Posted on Tuesday 4 June 2019

in News

Volunteers’ Week: How volunteering and giving back gave Emma a new lease of life

A young woman from Portland who suffers from depression has opened up about how volunteering for CLIC Sargent turned her life around after it gave her confidence and friendship.


Emma has loved her time volunteering in the Weymouth CLIC Sargent shop.

Emma, 32, from Portland, felt isolated and lonely at home when she was suffering from depression. After visiting the CLIC Sargent charity shop in Weymouth, she decided to volunteer for the local shop and give something back.

Volunteers’ Week, from June 1 to 7, celebrates the millions of volunteers like Emma across the UK who give their time for free to help others. Emma is now sharing her story in the hope to give others the same boost whilst helping great causes.

Emma said: “I have suffered from depression for a very long time and I was fed up by being by myself all the time, doing nothing. I wanted to give myself something to do.

“I lived close to the CLIC Sargent shop in Weymouth and I think it was just the first charity shop I walked past. Five years later, I’m still volunteering there today and loving it!”

CLIC Sargent supports local families from Dorset and across the UK, by providing social workers to support families, financial grants, and free accommodation near hospitals for families to stay close to loved ones.

“CLIC Sargent is an amazing charity, doing so much for children and young people with cancer.”

Emma volunteers whenever she can in the shop, doing a variety of roles. She was also ‘thrilled’ when she was picked by the charity recently to be a Morrisons support volunteer, helping local stores to raise vital funds for CLIC Sargent.

“I have a hand in almost all roles at the shop, but my favourite one is sorting donations – and I always enjoy meeting the customers. It’s the people and volunteers that make it what it is.

“I don’t have any family but now for the last two Christmases I have gone to Tracey, the CLIC Sargent shop manager’s house, on Christmas Day, which has been really nice. I’m like her surrogate daughter!”

I’ve gained so much confidence since I started volunteering; I have managed to get a paid job – something I would have struggled to do beforehand."

Since volunteering, Emma said she had the confidence to apply for a cleaning job at Haven where she’s worked for the past two years. She’s gone back to college too once a week to gain qualifications.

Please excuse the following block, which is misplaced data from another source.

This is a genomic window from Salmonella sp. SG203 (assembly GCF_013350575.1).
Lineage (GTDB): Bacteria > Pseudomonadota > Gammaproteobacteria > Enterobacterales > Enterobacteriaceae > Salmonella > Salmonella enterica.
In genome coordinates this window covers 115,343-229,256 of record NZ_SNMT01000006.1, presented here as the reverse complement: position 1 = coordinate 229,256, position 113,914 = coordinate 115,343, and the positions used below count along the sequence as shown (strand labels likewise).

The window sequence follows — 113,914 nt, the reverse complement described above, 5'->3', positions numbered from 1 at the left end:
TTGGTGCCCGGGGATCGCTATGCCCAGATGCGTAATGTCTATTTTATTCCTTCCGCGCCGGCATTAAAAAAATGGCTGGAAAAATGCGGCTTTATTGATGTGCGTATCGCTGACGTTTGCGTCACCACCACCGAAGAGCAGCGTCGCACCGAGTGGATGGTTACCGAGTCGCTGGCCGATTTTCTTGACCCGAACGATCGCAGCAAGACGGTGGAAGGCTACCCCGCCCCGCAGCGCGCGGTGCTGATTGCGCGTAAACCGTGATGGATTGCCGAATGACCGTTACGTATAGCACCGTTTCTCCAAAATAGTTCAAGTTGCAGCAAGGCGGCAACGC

“Working at the Weymouth shop keeps my mind busy; it really helps with my moods. My depression makes me feel down but when I am at the shop, I am able to cope and chat with all the other volunteers.

“I’ve gained so much confidence since I started volunteering; I have managed to get a paid job – something I would have struggled to do beforehand.

“I think it took my mind off a lot of things. I’m now back at college too, studying my English and Maths GCSEs. I don’t have any qualifications as I didn’t do GCSEs at school, but Christians against Poverty helped me with my life and debts and they encouraged me to get some qualifications. It’s nice to explore other things and options.”

Lauren Smith, National Volunteer Manager at CLIC Sargent, said: “Together with Emma, volunteers have given over 58,000 hours to keep CLIC Sargent’s charity shops open. More than 950 volunteers helped us in the last year by giving talks to raise awareness, bucket collecting and fundraising.

“We are so grateful to Emma and want to thank each and every one of our volunteers this Volunteers’ Week for giving us the gift of their time. There is nothing more valuable or precious than that – and every hour of their time helps CLIC Sargent support more children and young people with cancer.”

For more information about CLIC Sargent’s work and volunteering opportunities, click here.

Notes to editors

For more information about CLIC Sargent please contact Jessica Rees at or call 0117 311 2659.

About cancer in children and young people

Today, 12 more children and young people in the UK will hear the devastating news that they have cancer. Treatment normally starts immediately, is often given many miles from home and can last for up to three years. Although survival rates are over 80%, cancer remains the single largest cause of death from disease in children and young people in the UK.

About CLIC Sargent

When cancer strikes young lives CLIC Sargent helps families limit the damage cancer causes beyond their health. CLIC Sargent is the UK’s leading charity for young cancer patients and their families. We provide specialist support, to help and guide each young cancer patient and their family. We will fight tirelessly for them, individually, locally and nationally. For more information, visit

Note to sub editors

Please note that the name ‘CLIC Sargent’ should not be abbreviated to CLIC, and that the word ‘CLIC’ should always appear in capitals, as above.

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